Rock speaking of Clyde Barrow

Discussion in 'Chit Chat' started by Callum, Oct 6, 2008.

  1. Callum

    Callum New Member

    Have you read the book "Pictures at a Revolution: Five Movies and the Birth of the New Hollywood" by Mark Harris?

    It's about the making of the five films nominated for best picture for 1967, "Dr. Doolittle", "Guess Who's Coming to Dinner" "In the Heat of the Night", "The Graduate" and "Bonnie and Clyde", and how that year served as a transition between the old school and new school of film-making.

    I found it terribly interesting, even when discussing movies I didn't like ("Dr. Doolittle") Did you know that Rex Harrison was a terrible Anti-Semite, and this caused terrible friction between him and Anthony Newley, who wrote the songs? Also, he wanted nothing to do with Sammy Davis, Jr., as he was only an "entertainer". (I guess you could say the same about Judy Garland, Frank Sinatra and Barbra Streisand, I guess...)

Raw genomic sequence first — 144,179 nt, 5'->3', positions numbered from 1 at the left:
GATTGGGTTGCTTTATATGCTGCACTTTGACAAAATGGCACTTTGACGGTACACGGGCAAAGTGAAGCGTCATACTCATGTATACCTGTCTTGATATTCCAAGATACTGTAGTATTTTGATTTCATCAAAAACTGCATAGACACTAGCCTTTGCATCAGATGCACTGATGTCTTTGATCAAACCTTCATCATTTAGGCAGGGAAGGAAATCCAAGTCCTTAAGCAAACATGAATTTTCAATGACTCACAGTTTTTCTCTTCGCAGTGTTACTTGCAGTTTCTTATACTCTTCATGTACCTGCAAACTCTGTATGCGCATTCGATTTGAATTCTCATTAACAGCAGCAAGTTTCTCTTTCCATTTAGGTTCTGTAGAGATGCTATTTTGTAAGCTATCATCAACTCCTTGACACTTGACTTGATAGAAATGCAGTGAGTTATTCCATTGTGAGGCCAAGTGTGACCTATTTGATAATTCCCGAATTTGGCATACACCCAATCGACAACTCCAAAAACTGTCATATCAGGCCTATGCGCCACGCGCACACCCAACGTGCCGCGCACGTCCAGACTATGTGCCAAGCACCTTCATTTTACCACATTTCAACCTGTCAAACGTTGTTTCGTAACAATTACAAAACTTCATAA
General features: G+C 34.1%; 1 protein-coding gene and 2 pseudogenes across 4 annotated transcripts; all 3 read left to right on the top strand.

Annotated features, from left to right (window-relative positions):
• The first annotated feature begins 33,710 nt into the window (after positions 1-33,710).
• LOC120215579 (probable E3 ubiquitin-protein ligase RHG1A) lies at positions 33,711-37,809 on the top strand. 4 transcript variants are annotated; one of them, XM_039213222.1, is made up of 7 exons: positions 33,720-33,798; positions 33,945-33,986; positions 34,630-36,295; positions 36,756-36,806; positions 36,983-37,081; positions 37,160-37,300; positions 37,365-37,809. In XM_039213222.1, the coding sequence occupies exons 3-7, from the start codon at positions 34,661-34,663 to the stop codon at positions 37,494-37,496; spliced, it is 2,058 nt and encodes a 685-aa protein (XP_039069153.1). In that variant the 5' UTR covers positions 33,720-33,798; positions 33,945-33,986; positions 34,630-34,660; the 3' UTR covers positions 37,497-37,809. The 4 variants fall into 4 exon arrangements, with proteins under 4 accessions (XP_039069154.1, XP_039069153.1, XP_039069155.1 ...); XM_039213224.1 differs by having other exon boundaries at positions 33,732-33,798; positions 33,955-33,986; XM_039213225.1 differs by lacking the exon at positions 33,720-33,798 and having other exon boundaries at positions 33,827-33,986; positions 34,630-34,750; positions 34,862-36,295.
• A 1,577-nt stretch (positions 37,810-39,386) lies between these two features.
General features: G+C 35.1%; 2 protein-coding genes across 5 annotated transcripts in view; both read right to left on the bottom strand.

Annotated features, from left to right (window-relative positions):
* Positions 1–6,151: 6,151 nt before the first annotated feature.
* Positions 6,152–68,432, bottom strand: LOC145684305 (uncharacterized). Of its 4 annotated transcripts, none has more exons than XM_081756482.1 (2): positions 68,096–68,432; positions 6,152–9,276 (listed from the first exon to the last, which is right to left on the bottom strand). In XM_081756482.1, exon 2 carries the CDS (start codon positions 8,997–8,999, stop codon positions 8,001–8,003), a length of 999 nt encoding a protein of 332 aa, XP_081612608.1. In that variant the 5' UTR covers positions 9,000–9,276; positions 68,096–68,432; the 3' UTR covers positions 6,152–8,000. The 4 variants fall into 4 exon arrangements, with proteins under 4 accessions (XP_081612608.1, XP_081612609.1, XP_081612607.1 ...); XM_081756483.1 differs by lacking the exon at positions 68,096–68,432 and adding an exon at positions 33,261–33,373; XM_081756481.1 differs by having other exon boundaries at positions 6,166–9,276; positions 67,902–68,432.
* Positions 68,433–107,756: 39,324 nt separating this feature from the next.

2. rockgor

    rockgor Well-Known Member

    Haven't run across this book. Will have to see if I can get it from the LA Library.

    Of the five seminal films I didn't see two and only liked one (The Graduate). Wonder if I'd like it if I saw it now?

    I think Bonnie and Clyde was the first "squib" film followed by the Wild Bunch. A technological breakthrough I thought added nothing of substance to film (but a lot of expense and danger according to some websites).

    Is Anthony Newley Jewish? I have read in various show biz books that "Sexy Rexy" was difficult to get along with. I saw him in My Fair Lady in the 70s. He would have been around 70 then. Still very good, but not so good as in the film.

    I think entertainers are like friends. Hard to say why we like them or don't. Saying, "I like him because he's a great actor" says nothing. Like saying I like apple pie cause it tastes good.

    Sinatra and Streisand are practically worshiped by some people. Both high on the list of difficult celebs. I can't stand to listen to either one.

    Ah, show biz. Source of endless fascination.

    Thanks for the info re: the book.